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In practice, the choice of index makes relatively little difference in the market betas of individual assets, because broad value-weighted market indexes tend to move closely together. Academics tend to prefer to work with a value-weighted market portfolio due to its attractive aggregation properties and its close link with the capital asset pricing model (CAPM).[2] Practitioners tend to prefer to work with the S&P 500 due to its easy in-time availability and availability to hedge with stock index futures.

In the idealized CAPM, beta risk is the only kind of risk for which investors should receive an expected return higher than the risk-free rate of interest.[3] When used within the context of the CAPM, beta becomes a measure of the appropriate expected rate of return. Due to the fact that the overall rate of return on the firm is weighted rate of return on its debt and its equity, the market-beta of the overall unlevered firm is the weighted average of the firm's debt beta (often close to 0) and its levered equity beta.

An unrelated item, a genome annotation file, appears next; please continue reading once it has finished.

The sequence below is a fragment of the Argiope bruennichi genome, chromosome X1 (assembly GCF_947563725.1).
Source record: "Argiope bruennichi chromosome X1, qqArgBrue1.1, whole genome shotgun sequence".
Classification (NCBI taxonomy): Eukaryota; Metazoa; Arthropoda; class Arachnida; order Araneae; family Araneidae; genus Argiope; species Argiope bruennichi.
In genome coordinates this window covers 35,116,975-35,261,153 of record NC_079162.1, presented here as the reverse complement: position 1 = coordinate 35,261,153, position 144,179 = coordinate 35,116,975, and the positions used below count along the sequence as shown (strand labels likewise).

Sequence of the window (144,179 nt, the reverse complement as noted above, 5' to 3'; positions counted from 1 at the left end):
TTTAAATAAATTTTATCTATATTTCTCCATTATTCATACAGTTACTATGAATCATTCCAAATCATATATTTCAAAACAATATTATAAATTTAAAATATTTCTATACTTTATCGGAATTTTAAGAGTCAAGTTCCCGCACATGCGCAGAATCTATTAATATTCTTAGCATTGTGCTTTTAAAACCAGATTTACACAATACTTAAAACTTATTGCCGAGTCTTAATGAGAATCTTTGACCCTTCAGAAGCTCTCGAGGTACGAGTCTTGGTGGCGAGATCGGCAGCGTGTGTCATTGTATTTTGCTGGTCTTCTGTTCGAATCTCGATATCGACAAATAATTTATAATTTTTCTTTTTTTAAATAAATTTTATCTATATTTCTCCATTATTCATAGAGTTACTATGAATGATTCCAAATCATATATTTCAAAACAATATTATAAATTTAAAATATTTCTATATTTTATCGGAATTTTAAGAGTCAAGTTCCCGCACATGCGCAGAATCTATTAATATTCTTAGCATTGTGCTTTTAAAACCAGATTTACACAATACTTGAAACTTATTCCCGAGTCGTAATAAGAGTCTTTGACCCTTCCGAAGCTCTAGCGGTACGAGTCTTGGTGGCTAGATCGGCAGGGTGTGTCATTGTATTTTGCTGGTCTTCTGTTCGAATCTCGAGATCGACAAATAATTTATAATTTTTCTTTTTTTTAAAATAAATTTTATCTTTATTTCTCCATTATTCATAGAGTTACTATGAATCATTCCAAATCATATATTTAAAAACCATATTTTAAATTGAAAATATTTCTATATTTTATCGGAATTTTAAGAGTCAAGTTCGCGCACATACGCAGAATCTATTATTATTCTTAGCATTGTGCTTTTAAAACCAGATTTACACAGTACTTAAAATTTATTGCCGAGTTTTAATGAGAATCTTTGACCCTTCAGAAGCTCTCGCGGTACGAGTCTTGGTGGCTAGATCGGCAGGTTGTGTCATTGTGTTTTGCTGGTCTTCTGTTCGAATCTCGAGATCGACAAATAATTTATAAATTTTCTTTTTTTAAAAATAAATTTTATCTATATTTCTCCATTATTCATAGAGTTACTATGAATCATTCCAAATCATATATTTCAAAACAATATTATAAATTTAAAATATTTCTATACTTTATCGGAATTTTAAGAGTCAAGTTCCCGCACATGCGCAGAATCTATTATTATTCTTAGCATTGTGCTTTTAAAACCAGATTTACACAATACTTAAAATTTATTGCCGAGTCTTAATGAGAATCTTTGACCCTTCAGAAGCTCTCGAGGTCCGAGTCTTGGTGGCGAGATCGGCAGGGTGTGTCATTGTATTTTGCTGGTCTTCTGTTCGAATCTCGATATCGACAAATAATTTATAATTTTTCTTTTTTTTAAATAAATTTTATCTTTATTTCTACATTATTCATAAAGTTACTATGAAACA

In fund management, adjusting for exposure to the market separates out the component that fund managers should have received given that they had their specific exposure to the market. For example, if the stock market went up by 20% in a given year, and a manager had a portfolio with a market-beta of 2.0, this portfolio should have returned 40% in the absence of specific stock picking skills. This is measured by the alpha in the market-model, holding beta constant.

Occasionally, other betas than market-betas are used. The arbitrage pricing theory (APT) has multiple factors in its model and thus requires multiple betas. (The CAPM has only one risk factor, namely the overall market, and thus works only with the plain beta.) For example, a beta with respect to oil price changes would sometimes be called an "oil-beta" rather than "market-beta" to clarify the difference.